Commission’s actions put recent gains in jeopardy
November , 2014
[dropcap]T[/dropcap]he International Commission for the Conservation of Atlantic Tunas (ICCAT), which ended its annual meeting on Nov. 17, has agreed to increase fishing quotas for Atlantic bluefin tuna.
“The increased quotas for Atlantic bluefin tuna are risky and threaten to undo recent gains,” said Amanda Nickson, who directs tuna conservation efforts for The Pew Charitable Trusts. “Significant concerns remain about the ability of these fish to fully recover from a long history of overfishing.”
In addition, delegations to the meeting in Genoa, Italy, took no action on proposed shark protections and decided to again delay implementation of an electronic bluefin catch documentation system intended to better track fishing in the Atlantic Ocean waters under the commission’s jurisdiction.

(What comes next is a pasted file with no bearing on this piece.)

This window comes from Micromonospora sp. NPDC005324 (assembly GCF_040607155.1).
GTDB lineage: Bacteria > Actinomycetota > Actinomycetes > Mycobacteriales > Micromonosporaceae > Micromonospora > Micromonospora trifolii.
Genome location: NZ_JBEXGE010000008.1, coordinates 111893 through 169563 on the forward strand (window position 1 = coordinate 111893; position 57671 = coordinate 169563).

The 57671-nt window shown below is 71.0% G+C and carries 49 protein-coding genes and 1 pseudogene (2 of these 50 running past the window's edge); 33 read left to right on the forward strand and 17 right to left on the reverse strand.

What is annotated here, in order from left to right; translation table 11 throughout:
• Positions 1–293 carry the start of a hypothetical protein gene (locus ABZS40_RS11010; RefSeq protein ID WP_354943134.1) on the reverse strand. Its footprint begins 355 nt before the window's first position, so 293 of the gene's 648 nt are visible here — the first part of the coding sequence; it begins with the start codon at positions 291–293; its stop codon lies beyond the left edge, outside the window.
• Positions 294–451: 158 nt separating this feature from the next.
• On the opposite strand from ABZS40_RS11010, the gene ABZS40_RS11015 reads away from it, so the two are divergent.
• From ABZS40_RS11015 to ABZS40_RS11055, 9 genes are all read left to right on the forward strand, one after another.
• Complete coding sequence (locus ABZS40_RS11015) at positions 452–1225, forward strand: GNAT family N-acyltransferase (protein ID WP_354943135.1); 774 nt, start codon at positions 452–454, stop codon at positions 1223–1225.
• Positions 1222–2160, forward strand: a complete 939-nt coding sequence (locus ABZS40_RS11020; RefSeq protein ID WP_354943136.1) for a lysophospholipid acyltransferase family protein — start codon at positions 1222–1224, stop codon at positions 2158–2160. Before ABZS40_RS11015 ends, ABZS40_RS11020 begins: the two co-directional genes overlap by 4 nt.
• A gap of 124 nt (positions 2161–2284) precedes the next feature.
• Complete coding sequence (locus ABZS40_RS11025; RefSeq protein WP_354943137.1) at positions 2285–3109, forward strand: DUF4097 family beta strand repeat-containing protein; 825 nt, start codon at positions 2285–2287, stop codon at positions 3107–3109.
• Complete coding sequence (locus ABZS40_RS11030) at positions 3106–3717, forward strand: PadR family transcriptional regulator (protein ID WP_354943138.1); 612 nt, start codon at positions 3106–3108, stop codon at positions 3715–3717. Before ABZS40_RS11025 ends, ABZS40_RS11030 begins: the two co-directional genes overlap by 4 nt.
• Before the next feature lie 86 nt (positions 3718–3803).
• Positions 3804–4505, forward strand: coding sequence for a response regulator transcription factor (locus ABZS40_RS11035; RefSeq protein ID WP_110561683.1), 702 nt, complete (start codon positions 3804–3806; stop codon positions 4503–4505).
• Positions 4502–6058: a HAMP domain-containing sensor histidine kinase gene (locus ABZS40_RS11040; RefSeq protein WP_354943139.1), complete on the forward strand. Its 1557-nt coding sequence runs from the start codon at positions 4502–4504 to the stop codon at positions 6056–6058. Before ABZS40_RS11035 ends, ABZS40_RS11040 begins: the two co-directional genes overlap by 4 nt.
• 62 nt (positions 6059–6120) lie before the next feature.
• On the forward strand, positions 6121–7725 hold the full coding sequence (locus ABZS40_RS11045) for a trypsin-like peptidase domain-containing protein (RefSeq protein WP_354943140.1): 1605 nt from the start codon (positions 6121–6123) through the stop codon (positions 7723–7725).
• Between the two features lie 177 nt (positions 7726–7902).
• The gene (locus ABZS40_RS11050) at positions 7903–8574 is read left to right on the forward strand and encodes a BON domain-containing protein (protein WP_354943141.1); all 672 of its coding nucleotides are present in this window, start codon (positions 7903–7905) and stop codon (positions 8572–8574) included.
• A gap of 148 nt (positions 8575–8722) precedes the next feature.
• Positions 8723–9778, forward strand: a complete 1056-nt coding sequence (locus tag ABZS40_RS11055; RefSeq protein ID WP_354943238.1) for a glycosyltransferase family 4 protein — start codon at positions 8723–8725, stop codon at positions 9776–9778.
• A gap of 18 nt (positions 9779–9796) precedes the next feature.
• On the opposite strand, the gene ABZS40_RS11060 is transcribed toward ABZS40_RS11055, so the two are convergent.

“This year’s ICCAT decisions have been overwhelmingly disappointing. Several species, including bluefin tuna and porbeagle sharks, remain at serious risk from unsustainable fishing. Despite the last few years of progress from ICCAT countries, the decisions this year have shown that this commission is not accounting for critical vulnerabilities highlighted by science,” said Paulus Tak, who led Pew’s delegation to ICCAT. “Instead of continuing progress toward adopting precautionary, science-based catch limits in some of these fisheries, member countries put in place very risky quotas that could lead to declines in bluefin populations.”
Pew had recommended that ICCAT follow the scientific advice and maintain current quotas for both populations through 2016.